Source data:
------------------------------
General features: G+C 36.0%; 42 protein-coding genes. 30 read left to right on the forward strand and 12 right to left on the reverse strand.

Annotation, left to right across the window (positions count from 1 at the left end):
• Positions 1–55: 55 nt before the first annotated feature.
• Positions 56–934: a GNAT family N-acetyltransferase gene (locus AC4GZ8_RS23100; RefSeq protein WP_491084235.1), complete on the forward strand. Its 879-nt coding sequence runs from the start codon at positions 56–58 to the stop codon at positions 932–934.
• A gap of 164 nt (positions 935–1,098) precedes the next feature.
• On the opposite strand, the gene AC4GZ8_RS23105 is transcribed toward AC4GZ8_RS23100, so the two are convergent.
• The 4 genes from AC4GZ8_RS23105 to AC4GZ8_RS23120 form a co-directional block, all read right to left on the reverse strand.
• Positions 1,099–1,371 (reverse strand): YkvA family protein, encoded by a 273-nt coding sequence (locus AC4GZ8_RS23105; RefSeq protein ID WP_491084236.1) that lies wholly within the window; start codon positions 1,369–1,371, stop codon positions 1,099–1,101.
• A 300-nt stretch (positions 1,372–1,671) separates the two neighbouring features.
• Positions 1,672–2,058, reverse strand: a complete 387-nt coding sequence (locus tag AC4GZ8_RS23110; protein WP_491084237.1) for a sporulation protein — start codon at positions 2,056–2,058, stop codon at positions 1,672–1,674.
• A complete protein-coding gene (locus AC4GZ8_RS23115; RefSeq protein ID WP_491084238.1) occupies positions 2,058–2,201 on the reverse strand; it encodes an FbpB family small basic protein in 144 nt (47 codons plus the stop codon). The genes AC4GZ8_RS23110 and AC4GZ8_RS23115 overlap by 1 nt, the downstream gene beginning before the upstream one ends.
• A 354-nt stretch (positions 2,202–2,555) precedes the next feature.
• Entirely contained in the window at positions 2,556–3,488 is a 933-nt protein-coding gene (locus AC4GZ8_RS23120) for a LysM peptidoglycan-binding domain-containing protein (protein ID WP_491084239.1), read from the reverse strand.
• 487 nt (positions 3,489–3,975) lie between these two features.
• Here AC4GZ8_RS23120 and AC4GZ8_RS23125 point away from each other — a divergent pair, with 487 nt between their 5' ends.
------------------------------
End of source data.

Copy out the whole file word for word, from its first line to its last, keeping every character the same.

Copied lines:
General features: G+C 36.0%; 42 protein-coding genes. 30 read left to right on the forward strand and 12 right to left on the reverse strand.

Annotation, left to right across the window (positions count from 1 at the left end):
• Positions 1–55: 55 nt before the first annotated feature.
• Positions 56–934: a GNAT family N-acetyltransferase gene (locus AC4GZ8_RS23100; RefSeq protein WP_491084235.1), complete on the forward strand. Its 879-nt coding sequence runs from the start codon at positions 56–58 to the stop codon at positions 932–934.
• A gap of 164 nt (positions 935–1,098) precedes the next feature.
• On the opposite strand, the gene AC4GZ8_RS23105 is transcribed toward AC4GZ8_RS23100, so the two are convergent.
• The 4 genes from AC4GZ8_RS23105 to AC4GZ8_RS23120 form a co-directional block, all read right to left on the reverse strand.
• Positions 1,099–1,371 (reverse strand): YkvA family protein, encoded by a 273-nt coding sequence (locus AC4GZ8_RS23105; RefSeq protein ID WP_491084236.1) that lies wholly within the window; start codon positions 1,369–1,371, stop codon positions 1,099–1,101.
• A 300-nt stretch (positions 1,372–1,671) separates the two neighbouring features.
• Positions 1,672–2,058, reverse strand: a complete 387-nt coding sequence (locus tag AC4GZ8_RS23110; protein WP_491084237.1) for a sporulation protein — start codon at positions 2,056–2,058, stop codon at positions 1,672–1,674.
• A complete protein-coding gene (locus AC4GZ8_RS23115; RefSeq protein ID WP_491084238.1) occupies positions 2,058–2,201 on the reverse strand; it encodes an FbpB family small basic protein in 144 nt (47 codons plus the stop codon). The genes AC4GZ8_RS23110 and AC4GZ8_RS23115 overlap by 1 nt, the downstream gene beginning before the upstream one ends.
• A 354-nt stretch (positions 2,202–2,555) precedes the next feature.
• Entirely contained in the window at positions 2,556–3,488 is a 933-nt protein-coding gene (locus AC4GZ8_RS23120) for a LysM peptidoglycan-binding domain-containing protein (protein ID WP_491084239.1), read from the reverse strand.
• 487 nt (positions 3,489–3,975) lie between these two features.
• Here AC4GZ8_RS23120 and AC4GZ8_RS23125 point away from each other — a divergent pair, with 487 nt between their 5' ends.